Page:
It has long been recognised that there are strong financial incentives for local authorities to place people in residential care rather than to support them to live in their own home (Audit Commission 1996). The way in which this happens has recently been made explicit by the imposition of cost ceilings placed on the amount of support available to support an individual in their own home. The London Borough of Tower Hamlets attracted much negative publicity when a policy was adopted which stated that, should it not be possible to meet an individual's ‘eligible needs fully and safely at home within the level of funding that we have decided is reasonable…. then the Department will give reasonable notice (in the case of an existing care package) of the withdrawal of that care package, and will make arrangements for the service user's needs to be met through the provision of an appropriate residential or nursing home placement' (London Borough of Tower Hamlets, 2002). The practice of imposing cost ceilings on supporting people to live in their own homes has, in fact, been in place for many years - although it is usually operated in a more subtle fashion than in the Tower Hamlets case. Local authorities – required by the government to use their resources in the most cost effective way - set cost ceilings on care packages to support people in their own homes and these limits are usually set in relation to the relative local costs of residential care. In 2001, the average gross weekly expenditure in England on residential care was £323 for an older person; £622 for a working age adult with a learning disability; £391 for a working age adult with mental illness and £528 for a working age adult with a physical and/or sensory impairment (Department of Health, This practice, of setting cost ceilings on ‘home care' in relation to comparative costs of residential care, is not just a barrier to independent living. It also creates discrimination against older people. Social service departments will commonly spend less on supporting an older disabled person at home than they will spend to support someone below retirement age, because costs of residential care are lower for older people. This means that older disabled people are forced into residential care at lower levels of support needs. There is similar discrimination against people of working age with a diagnosis of mental illness, in comparison with people of working age who have physical/sensory impairments or learning Mrs Barry is 82 and lives with her son, who is in his 50s. Mrs Barry has had a stroke and is currently in hospital. She has impaired mobility which means she would not be able to use the stairs in her house and needs assistance at night in order to use the toilet. Her son says he cannot provide assistance to his mother at night, and indeed his mother does not want him to. The cost of providing waking night cover would take her care package above the cost limits set by the local authority. Mrs Barry has no choice or control over: - whether she returns home - how her personal assistance needs are met. Mrs Barry will be unable to return home and will have to enter a residential home. She will have little or no say over the quality of care provided, who she shares the home with, or where it is. The following human and civil rights are threatened: - right to a private life - right to a family life - her right to occupy the home she owns. This is a result of Mrs Barry having no entitlements to: - return and remain living in her own home - the assistance and/or adaptations required in order to do this. There are other financial incentives to provide residential care. For example, while the cost ceilings for supporting people with learning disabilities to live in their home are generally higher than for other service user groups, the historical pattern of expenditure means that current resources are overwhelmingly tied up in residential provision. Although Valuing People, the national learning disability strategy, aims to increase the numbers of people with learning disabilities living in the community, the lack of an entitlement to independent living allows financial structures to act as a barrier to this. This is because, in many areas, current resources are overwhelmingly tied up in institutional provision. For example, in one local authority area, only 4% of learning disability revenue funding supports people with learning difficulties living in their own home. The other 96% pays for people to live in residential care services, with 60% of this allocated to large residential services (South Down Housing Association, 2002, pp.36-37). A survey of services for people with learning difficulties in 24 local authority areas found that, although local health and social services agencies subscribed to ‘principles of social inclusion, citizenship and ordinary community living….congregate [residential] forms of care still predominated, with two thirds of people accommodated in some form of congregate living arrangement.' (Department of Health 1999a, p.3) People with high levels of needs were particularly unlikely to be catered for by community services. Although most of the authorities surveyed expected to increase the number of people in individual supported accommodation, half of the authorities also expected to increase the number of placements in residential homes. The way in which the Independent Living Fund operates also creates financial pressures towards residential provision. There are two points to be made here. The first point concerns the way in which the funding conditions for Independent Living Fund (ILF) grants discriminate against those with the highest support needs. People whose total weekly support costs are over £665 are not eligible for an Independent Living Fund (ILF) grant. In these circumstances, instead of the local authority paying £270 per week and the ILF paying any costs over and above this, the local authority would have to fund the entire cost of supporting them to live at home. There are wide variations in the experiences of people with high levels of support needs, depending on how much their local social services is prepared to pay. However, there is clear evidence that some people are forced into residential care as a direct result of the cost ceilings imposed both by the ILF and by social services departments (Kestenbaum, 1999). The second point concerns one group of people with learning disabilities. Since 1999, the ILF has refused to consider applications from people with learning disabilities who previously lived in long-stay hospitals. The reasoning behind this is that Section 28a of the 1977 Health Act already makes provision for transfer of funds from health to social services. ‘Health Act flexibilities' should therefore be used to pay for such support rather than local authorities seeking a contribution from the ILF. This practice does, however, discriminate against one group of people with learning disabilities in comparision with others in terms of their access to ILF grants. The funding structure of the community care system generally creates a financial incentive for local authorities to use residential care. It could be argued that this contravenes disabled people's rights under the Human Rights Act to a private and family life. In the United States, funding arrangements which favour institutional placements over independent living placements have been held by the Supreme Court to result in ‘unnecessary institutionalisation' and therefore to be unlawful discrimination (see Clements and Read, 2002, p.66). In addition, there is evidence that, while the costs of residential provision are increasing, the quality of care provided is sometimes very poor. A significant proportion of the current overspend on social services authorities' budgets comes from the rising costs of residential care (Local Government Association, 2002). At the same time, some residential care provision clearly does not represent value for money. A recent report by the Commission for Health Improvement, for example, catalogued the poor quality residential care purchased by the Bedfordshire and Luton Community NHS Trust (Commission for Health Improvement, 2003). Measuring independent living: ¾ What proportion of people, in different service user groups and different age groups, live in residential settings? ¾ In how many cases are people forced into residential care as a result of cost ceilings? ¾ What would be the average unit cost and what would be the gross cost of enabling people, currently affected by cost ceilings, to live in their own home? Attitudes which undermine choice and control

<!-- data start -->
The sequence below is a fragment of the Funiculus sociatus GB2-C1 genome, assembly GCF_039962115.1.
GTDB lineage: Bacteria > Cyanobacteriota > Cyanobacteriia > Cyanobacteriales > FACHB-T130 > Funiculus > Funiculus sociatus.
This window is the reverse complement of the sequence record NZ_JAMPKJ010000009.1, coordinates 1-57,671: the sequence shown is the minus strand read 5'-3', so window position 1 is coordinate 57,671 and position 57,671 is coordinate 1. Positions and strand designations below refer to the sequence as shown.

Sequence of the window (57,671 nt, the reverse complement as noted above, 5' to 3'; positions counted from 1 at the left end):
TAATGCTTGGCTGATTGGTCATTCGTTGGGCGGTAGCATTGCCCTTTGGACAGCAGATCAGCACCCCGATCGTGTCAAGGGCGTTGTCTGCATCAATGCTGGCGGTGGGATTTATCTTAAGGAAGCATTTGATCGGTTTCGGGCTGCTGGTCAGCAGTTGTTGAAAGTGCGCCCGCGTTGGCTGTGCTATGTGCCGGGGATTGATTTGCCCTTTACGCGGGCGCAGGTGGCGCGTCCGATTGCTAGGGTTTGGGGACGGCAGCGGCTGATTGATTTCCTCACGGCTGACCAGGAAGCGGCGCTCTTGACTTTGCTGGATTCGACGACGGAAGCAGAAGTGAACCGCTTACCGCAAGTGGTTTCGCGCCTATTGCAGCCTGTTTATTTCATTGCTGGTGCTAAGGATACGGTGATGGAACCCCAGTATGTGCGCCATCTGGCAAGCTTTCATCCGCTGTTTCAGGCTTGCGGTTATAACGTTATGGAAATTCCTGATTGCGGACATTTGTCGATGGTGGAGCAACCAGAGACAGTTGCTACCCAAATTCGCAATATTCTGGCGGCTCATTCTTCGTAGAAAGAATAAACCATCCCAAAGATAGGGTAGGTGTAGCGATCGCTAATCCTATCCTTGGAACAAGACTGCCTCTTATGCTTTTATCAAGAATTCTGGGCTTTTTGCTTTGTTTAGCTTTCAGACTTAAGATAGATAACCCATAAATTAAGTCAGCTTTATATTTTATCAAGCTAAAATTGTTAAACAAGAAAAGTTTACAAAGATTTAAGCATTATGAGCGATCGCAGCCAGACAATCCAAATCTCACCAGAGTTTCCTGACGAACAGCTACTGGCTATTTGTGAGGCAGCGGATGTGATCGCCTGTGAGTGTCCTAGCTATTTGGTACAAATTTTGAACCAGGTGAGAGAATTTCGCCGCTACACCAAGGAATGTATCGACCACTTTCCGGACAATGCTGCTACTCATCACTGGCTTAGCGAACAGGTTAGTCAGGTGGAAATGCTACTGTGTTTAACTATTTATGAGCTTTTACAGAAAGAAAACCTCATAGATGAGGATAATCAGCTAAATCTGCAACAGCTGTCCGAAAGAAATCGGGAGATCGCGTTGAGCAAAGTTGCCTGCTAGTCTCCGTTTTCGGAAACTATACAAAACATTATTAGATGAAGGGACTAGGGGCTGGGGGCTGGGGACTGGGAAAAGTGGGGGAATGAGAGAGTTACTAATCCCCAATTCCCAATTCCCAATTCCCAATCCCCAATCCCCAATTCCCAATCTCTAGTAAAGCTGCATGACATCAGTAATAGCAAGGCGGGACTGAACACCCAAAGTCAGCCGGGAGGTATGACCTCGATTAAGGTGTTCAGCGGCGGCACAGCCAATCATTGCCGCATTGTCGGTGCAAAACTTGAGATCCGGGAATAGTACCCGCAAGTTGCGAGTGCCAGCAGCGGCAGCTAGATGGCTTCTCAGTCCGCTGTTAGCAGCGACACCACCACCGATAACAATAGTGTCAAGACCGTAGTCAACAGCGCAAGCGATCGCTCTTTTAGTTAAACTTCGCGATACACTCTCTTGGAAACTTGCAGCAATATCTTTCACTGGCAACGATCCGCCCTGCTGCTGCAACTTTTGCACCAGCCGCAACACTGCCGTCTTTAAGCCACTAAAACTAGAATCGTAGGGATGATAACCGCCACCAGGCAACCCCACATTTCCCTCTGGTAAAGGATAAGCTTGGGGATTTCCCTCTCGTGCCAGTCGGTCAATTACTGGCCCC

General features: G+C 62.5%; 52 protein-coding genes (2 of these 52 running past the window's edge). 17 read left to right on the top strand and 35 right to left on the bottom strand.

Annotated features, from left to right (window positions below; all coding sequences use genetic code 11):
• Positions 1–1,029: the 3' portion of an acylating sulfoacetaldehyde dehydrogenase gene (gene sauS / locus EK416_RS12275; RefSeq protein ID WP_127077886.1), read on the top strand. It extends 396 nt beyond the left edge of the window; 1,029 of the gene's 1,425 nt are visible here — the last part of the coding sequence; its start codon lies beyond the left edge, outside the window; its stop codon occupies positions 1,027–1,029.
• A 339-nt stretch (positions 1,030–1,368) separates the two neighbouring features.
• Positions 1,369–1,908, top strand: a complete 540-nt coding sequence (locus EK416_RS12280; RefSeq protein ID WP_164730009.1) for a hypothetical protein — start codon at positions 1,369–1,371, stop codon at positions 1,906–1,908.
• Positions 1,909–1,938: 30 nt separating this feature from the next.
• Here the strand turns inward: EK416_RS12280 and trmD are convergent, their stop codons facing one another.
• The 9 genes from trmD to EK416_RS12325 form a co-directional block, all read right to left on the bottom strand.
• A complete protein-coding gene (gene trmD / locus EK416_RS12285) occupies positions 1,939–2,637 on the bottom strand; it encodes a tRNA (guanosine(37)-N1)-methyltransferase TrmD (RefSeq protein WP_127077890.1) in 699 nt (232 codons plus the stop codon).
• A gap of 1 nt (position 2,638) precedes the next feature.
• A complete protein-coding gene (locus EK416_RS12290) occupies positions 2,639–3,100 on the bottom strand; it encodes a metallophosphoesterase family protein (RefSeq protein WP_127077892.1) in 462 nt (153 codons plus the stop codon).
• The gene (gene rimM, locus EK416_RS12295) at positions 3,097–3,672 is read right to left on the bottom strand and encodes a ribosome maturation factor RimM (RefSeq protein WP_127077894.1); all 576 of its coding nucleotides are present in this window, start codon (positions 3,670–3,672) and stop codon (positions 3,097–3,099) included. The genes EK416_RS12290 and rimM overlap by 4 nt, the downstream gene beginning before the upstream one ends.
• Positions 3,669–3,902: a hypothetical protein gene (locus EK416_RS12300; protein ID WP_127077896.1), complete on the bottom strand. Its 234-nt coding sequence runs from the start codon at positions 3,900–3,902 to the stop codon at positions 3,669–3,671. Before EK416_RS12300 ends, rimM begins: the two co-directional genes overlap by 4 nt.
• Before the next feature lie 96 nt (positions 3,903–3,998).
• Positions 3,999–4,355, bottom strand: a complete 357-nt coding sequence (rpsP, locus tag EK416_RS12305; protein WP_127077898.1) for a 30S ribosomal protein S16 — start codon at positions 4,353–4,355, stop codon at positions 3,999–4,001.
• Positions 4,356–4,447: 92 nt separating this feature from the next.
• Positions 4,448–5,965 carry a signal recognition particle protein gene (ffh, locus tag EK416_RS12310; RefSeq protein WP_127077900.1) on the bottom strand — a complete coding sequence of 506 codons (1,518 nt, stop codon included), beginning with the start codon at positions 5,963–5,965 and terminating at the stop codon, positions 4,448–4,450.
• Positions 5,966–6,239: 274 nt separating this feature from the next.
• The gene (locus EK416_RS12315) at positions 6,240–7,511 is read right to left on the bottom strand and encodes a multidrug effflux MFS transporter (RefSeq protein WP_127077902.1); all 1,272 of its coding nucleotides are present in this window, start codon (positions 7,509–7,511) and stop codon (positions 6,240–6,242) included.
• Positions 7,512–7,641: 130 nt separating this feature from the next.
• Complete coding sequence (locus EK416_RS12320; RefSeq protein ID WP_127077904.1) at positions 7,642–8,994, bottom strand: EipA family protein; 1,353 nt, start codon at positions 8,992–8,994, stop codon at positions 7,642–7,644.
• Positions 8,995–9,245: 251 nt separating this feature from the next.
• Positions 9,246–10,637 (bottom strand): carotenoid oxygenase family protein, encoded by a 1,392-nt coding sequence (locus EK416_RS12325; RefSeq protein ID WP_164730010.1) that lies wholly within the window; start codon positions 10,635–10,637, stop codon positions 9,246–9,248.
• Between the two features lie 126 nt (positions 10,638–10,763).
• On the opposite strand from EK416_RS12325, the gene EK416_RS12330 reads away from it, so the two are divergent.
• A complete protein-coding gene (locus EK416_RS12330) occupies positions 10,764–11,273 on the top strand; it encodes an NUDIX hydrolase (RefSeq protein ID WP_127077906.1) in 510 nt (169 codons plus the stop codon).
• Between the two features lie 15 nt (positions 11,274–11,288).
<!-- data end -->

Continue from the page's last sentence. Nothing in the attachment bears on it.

Negative attitudes about disabled people are one of the key barriers faced in daily life, and the impact of some of these are discussed in Part 3 of the paper. In the context of the community care system, however, there are some specific ways in which attitudes act as important barriers to independent living. In particular, assessments and service delivery are sometimes dominated by attitudes held by professionals and support workers that get in the way of promoting choice and control. One important way in which this can happen is in attitudes towards ‘capacity' and ‘risk'. (Other examples of negative attitudes are to be found under some later headings.) Assumptions about ‘capacity' Negative attitudes about ‘capacity' are commonly applied to anyone identified as ‘vulnerable' in some way. There is currently no legal definition of capacity: professionals make decisions based on their judgements, which could be legally challenged using case law, but rarely are. The Making Decisions Alliance argues that people should be ‘presumed to be capable of making their own decisions in the absence of evidence to the contrary', and if decisions are made on behalf of someone they should ‘have proper legal authority and be enforced by legislation' (Making Decisions Alliance, 2002). It should be noted, however, that Values into Action – an organisation with a strong track record of campaigning for the rights of people with learning difficulties – is not a member of the Making Decisions Alliance. The government intends to introduce legislation in the near future which will provide a legal definition of ‘capacity' – a move supported by the Making Decisions Alliance - but people with learning difficulties, and the DRC's Learning Disability Action Group, have expressed concern about the implications of this for self-advocacy. In any event, this new legislation will need to be examined for its implications for access to independent living. Advance directives are an important way for people to exert choice and control in the event that they lose ‘capacity' or are detained under the Mental Health Act. Currently advance directives have no legal status. Mind and other organisations have campaigned for legal status to be given to advance directives in the forthcoming Mental Health Bill. Many people's ability to have choice and control is curtailed by assumptions about their ‘incapacity'. Older people in particular often have decisions made for them about whether they can remain living at home or have to enter residential or nursing care. Although common law assumes that everyone is capable of making decisions for themselves, unless proved otherwise, in many situations this is reversed and disabled people are required to prove they are capable of making decisions. This is particularly the case for people with learning difficulties: ‘They are presumed to be incapable of making their own decision until they pass some unspecified ‘test' to prove that they can' (Edge, 2001, p.30). Research carried out by Values into Action concluded that: ‘People with higher support needs may find themselves labelled as ‘mentally incapable' of making their own decisions and subject to decisions made ‘in their best interests' by others, often without guidance, monitoring or the opportunity to effectively challenge those substitute decisions' (Edge, 2001, p.11). There has been a very low take-up of direct payments by people with learning difficulties and an important reason for this is that individuals are often assumed to be not capable of giving consent. Moreover, some social services professionals have been reluctant to work with local advocacy groups to enable people with learning difficulties to use direct payments. This situation may change with the government's encouragement, through the national learning disability strategy, of direct payments for people with learning difficulties. Jo is 35 and two years ago moved out of a long-stay hospital to live in a group home for people with learning disabilities. The organisation that runs the home provides support workers to assist the residents in daily living activities. Jo has met a man, Rory, at the local college which she goes to twice a week and has started to go out with him. Rory lives with his parents. Rory and Jo want to start a sexual relationship but neither the support workers nor Rory's parents think this is a good idea. The support workers feel that Jo does not have the capacity to consent. They, and Rory's parents, will not allow Jo and Rory to spend time alone together in either his house or Jo's group home. Jo has no choice and control over: - what she does in the home in which she lives - whether she has a sexual relationship. Jo has been deemed to be incapable of consenting to a sexual relationship without a proper assessment of whether she does have ‘capacity' in a legal sense. She has no recourse to challenge this decision, unless she can access independent advocacy. The following human rights are denied: - the right to privacy - the right to a family life. This is a result of Jo having no entitlements to: - choice and control over the support she needs to go about her daily life - a secure tenancy - information and support to make decisions and take risks. Measuring independent living: ¾ Is the legal framework in place to protect people from unjustified and unexamined assumptions of ‘incapacity'? ¾ Is the legal framework in place to enable people to influence future decisions about their care at a point in the future when they may be deemed ‘incapable'? ¾ What services are in place to enable access to independent advocacy and to information? ¾ What mechanisms are in place to enable challenges to assumptions of ‘incapacity'? Concerns about ‘risk' Concerns about risk to the welfare of a disabled person are closely tied up with assumptions about an individual's capacity to make decisions. The tendency to see disabled people as uniquely vulnerable means that, even when professionals and service providers talk of ‘empowerment' concerns about safety and/or liability can get in the way. Much research, for example, on services for people with learning disabilities finds that, even within services which have stated philosophies concerning the empowerment of people with learning difficulties, there is evidence that concerns about safety tend to override the desire to empower service users (Alaszewski et al, 1999). Risk is also an issue in terms of the welfare of professionals and service providers and this is most clearly seen in the recent development of regulations on ‘lifting and handling' (see Cunningham 2000). In recent years, a number of local authorities and service providers developed very restrictive policies on when a disabled person could be lifted without the use of hoist. These policies, which sometimes took the form of a blanket ban against lifting a person over a certain weight, or in certain circumstances, have resulted in the following types of restrictions on independent living: - lack of choice over where to live - being confined to bed, or to the home - being unable to participate in particular activities. The development of restrictive practices stemmed from the Royal College of Nursing's (RCN) Code of Practice on Patient Handling which states: ‘….the manual lifting of patients is eliminated in all but exceptional or life threatening situations' (Royal College of Nursing, 1996). This was then confirmed in 1999 by Health and Safety Executive guidance which, as required by EC Directive 89/391/EEC, placed greater emphasis than previously on preventive and protective measures to protect staff. A number of local authorities and service providers adopted a complete ban on the manual lifting of disabled adults and children over a certain weight, while others insisted on the use of hoists and/or no lifting outside the home. Following pressure from the DRC and the National Centre for Independent Living (NCIL), the Health and Safety Executive issued further guidance that is not so restrictive. This guidance, rather than the RCN's Code of Practice, has been upheld by the High Court in a recent ruling concerning two women whose local authority refused to allow support workers to lift them (R v East Sussex County Council, 2003). The ruling recognised that, when decisions are made about lifting, the disabled person's human rights (including their right to participate in the community) and their wishes and feelings should be taken into account. Nevertheless, many services are still operating significant restrictions on lifting and will require challenging in order to uphold disabled people's rights. Moreover, the RCN's Code of Practice still operates in hospital settings. People with significant physical impairments are more likely to require lifting and a ban on this in a hospital setting impacts on their experience of health services, and in some cases can actually put their health at risk Measuring independent living: ¾ How many people who require lifting are assisted to use community facilities, such as local shops, cinemas, leisure centres? ¾ How many people who require lifting are in employment or Assessments of need are service-led and not needs-led